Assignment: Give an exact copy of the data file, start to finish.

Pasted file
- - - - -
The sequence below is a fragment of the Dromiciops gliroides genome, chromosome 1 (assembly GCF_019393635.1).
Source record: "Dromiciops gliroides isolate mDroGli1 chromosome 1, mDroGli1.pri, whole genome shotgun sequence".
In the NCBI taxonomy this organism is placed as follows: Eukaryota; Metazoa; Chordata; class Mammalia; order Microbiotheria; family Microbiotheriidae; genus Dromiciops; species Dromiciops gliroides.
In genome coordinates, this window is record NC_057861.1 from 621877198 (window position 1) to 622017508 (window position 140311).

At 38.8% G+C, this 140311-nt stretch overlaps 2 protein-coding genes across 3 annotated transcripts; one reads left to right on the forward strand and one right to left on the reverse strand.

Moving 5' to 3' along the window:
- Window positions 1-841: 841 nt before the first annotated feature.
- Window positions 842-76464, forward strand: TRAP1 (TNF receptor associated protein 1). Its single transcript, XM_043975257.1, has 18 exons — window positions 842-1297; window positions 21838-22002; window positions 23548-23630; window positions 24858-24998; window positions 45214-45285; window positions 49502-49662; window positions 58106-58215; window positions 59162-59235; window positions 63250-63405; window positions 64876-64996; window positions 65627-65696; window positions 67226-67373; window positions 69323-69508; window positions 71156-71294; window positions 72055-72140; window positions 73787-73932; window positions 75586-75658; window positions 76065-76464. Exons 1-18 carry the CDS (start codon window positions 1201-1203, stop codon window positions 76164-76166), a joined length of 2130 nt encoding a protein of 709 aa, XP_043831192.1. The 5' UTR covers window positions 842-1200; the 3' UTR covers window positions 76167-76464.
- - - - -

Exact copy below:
The sequence below is a fragment of the Dromiciops gliroides genome, chromosome 1 (assembly GCF_019393635.1).
Source record: "Dromiciops gliroides isolate mDroGli1 chromosome 1, mDroGli1.pri, whole genome shotgun sequence".
In the NCBI taxonomy this organism is placed as follows: Eukaryota; Metazoa; Chordata; class Mammalia; order Microbiotheria; family Microbiotheriidae; genus Dromiciops; species Dromiciops gliroides.
In genome coordinates, this window is record NC_057861.1 from 621877198 (window position 1) to 622017508 (window position 140311).

At 38.8% G+C, this 140311-nt stretch overlaps 2 protein-coding genes across 3 annotated transcripts; one reads left to right on the forward strand and one right to left on the reverse strand.

Moving 5' to 3' along the window:
- Window positions 1-841: 841 nt before the first annotated feature.
- Window positions 842-76464, forward strand: TRAP1 (TNF receptor associated protein 1). Its single transcript, XM_043975257.1, has 18 exons — window positions 842-1297; window positions 21838-22002; window positions 23548-23630; window positions 24858-24998; window positions 45214-45285; window positions 49502-49662; window positions 58106-58215; window positions 59162-59235; window positions 63250-63405; window positions 64876-64996; window positions 65627-65696; window positions 67226-67373; window positions 69323-69508; window positions 71156-71294; window positions 72055-72140; window positions 73787-73932; window positions 75586-75658; window positions 76065-76464. Exons 1-18 carry the CDS (start codon window positions 1201-1203, stop codon window positions 76164-76166), a joined length of 2130 nt encoding a protein of 709 aa, XP_043831192.1. The 5' UTR covers window positions 842-1200; the 3' UTR covers window positions 76167-76464.